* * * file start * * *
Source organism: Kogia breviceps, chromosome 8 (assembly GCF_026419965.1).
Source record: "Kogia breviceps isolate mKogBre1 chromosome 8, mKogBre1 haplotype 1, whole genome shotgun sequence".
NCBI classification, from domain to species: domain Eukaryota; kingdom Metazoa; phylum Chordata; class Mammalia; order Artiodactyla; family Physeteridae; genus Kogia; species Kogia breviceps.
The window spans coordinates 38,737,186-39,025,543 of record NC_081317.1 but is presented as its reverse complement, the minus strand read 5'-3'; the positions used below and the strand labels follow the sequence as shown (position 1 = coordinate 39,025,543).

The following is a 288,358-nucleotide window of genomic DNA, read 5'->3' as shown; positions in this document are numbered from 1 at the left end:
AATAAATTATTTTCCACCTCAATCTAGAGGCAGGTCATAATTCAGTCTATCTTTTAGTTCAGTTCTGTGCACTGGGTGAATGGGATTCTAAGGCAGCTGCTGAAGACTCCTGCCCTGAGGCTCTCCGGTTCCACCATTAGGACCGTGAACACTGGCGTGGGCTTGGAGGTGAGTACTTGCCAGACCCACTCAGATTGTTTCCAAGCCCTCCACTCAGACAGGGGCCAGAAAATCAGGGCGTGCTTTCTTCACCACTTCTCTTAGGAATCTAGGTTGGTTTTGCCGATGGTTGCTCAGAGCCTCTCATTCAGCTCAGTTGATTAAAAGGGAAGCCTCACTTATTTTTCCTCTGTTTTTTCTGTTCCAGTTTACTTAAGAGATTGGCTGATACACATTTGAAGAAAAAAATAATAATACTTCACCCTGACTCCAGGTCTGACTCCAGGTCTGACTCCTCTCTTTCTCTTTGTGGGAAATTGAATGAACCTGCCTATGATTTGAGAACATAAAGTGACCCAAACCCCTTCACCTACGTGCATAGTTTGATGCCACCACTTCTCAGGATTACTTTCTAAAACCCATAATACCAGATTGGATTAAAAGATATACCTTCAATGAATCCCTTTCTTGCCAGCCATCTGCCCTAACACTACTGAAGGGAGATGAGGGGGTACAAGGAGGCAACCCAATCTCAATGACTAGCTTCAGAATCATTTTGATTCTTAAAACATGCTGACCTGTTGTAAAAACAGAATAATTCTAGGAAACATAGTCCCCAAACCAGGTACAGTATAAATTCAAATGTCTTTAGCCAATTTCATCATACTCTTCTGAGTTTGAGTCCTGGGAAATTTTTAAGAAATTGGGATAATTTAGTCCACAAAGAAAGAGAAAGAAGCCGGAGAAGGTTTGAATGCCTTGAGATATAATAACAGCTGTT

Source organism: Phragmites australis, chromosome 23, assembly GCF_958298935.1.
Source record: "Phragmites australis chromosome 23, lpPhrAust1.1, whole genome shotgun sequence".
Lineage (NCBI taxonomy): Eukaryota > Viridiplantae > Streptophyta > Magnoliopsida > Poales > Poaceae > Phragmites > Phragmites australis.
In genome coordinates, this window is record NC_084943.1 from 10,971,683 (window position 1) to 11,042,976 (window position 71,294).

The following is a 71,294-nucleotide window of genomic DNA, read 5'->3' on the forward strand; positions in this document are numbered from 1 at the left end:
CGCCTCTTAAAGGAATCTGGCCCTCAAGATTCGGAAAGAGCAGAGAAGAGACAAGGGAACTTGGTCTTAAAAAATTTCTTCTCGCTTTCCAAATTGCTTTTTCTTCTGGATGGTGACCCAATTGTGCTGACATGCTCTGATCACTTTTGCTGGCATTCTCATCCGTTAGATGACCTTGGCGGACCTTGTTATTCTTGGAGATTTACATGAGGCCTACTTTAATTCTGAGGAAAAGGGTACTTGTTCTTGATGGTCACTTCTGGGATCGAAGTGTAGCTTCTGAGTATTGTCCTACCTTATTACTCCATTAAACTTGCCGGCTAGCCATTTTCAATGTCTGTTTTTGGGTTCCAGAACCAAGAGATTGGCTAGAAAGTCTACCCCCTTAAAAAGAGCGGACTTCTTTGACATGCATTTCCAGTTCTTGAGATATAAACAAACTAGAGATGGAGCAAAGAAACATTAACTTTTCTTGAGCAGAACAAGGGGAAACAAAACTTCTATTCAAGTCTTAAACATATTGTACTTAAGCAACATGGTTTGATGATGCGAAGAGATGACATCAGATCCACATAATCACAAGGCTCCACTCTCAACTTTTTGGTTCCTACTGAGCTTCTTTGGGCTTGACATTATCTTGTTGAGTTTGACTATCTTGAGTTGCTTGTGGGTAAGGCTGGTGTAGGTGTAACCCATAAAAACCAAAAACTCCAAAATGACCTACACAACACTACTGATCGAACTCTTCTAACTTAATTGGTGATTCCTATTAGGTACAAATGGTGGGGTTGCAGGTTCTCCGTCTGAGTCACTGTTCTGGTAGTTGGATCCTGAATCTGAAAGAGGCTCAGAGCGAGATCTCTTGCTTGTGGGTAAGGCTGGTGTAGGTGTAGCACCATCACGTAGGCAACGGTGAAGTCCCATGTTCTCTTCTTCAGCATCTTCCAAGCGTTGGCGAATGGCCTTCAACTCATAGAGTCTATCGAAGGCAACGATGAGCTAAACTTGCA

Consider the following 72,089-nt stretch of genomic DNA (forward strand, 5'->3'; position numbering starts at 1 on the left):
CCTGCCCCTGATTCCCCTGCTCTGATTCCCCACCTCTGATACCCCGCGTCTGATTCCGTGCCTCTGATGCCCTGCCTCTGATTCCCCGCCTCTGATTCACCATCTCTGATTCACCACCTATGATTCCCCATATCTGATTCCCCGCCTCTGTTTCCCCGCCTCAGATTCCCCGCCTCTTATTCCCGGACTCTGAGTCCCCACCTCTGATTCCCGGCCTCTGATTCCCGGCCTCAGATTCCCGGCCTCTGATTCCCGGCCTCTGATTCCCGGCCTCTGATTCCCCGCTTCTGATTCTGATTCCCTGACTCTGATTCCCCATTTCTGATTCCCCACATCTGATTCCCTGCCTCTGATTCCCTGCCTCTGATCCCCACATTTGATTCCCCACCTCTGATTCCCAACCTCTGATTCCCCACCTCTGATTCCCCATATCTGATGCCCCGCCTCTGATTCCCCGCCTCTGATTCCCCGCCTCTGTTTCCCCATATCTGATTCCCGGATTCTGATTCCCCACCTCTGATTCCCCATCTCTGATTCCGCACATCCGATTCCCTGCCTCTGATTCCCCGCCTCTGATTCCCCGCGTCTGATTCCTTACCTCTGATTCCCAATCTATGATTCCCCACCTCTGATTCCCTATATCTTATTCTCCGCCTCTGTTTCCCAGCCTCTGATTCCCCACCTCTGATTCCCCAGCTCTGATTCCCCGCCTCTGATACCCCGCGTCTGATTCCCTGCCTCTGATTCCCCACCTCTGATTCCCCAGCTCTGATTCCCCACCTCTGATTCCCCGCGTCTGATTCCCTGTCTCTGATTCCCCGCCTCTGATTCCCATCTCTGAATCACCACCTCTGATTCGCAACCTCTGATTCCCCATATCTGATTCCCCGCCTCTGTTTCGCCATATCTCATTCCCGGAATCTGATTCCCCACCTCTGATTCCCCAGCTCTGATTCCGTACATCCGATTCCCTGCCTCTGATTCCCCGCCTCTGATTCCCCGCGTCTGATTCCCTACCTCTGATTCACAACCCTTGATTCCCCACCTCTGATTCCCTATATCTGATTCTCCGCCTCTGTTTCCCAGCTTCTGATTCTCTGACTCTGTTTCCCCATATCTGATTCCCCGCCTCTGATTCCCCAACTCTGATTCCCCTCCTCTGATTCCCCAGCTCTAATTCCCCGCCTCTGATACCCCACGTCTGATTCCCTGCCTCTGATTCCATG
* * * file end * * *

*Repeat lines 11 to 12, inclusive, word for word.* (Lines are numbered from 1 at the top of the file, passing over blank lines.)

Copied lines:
The following is a 71,294-nucleotide window of genomic DNA, read 5'->3' on the forward strand; positions in this document are numbered from 1 at the left end:
CGCCTCTTAAAGGAATCTGGCCCTCAAGATTCGGAAAGAGCAGAGAAGAGACAAGGGAACTTGGTCTTAAAAAATTTCTTCTCGCTTTCCAAATTGCTTTTTCTTCTGGATGGTGACCCAATTGTGCTGACATGCTCTGATCACTTTTGCTGGCATTCTCATCCGTTAGATGACCTTGGCGGACCTTGTTATTCTTGGAGATTTACATGAGGCCTACTTTAATTCTGAGGAAAAGGGTACTTGTTCTTGATGGTCACTTCTGGGATCGAAGTGTAGCTTCTGAGTATTGTCCTACCTTATTACTCCATTAAACTTGCCGGCTAGCCATTTTCAATGTCTGTTTTTGGGTTCCAGAACCAAGAGATTGGCTAGAAAGTCTACCCCCTTAAAAAGAGCGGACTTCTTTGACATGCATTTCCAGTTCTTGAGATATAAACAAACTAGAGATGGAGCAAAGAAACATTAACTTTTCTTGAGCAGAACAAGGGGAAACAAAACTTCTATTCAAGTCTTAAACATATTGTACTTAAGCAACATGGTTTGATGATGCGAAGAGATGACATCAGATCCACATAATCACAAGGCTCCACTCTCAACTTTTTGGTTCCTACTGAGCTTCTTTGGGCTTGACATTATCTTGTTGAGTTTGACTATCTTGAGTTGCTTGTGGGTAAGGCTGGTGTAGGTGTAACCCATAAAAACCAAAAACTCCAAAATGACCTACACAACACTACTGATCGAACTCTTCTAACTTAATTGGTGATTCCTATTAGGTACAAATGGTGGGGTTGCAGGTTCTCCGTCTGAGTCACTGTTCTGGTAGTTGGATCCTGAATCTGAAAGAGGCTCAGAGCGAGATCTCTTGCTTGTGGGTAAGGCTGGTGTAGGTGTAGCACCATCACGTAGGCAACGGTGAAGTCCCATGTTCTCTTCTTCAGCATCTTCCAAGCGTTGGCGAATGGCCTTCAACTCATAGAGTCTATCGAAGGCAACGATGAGCTAAACTTGCA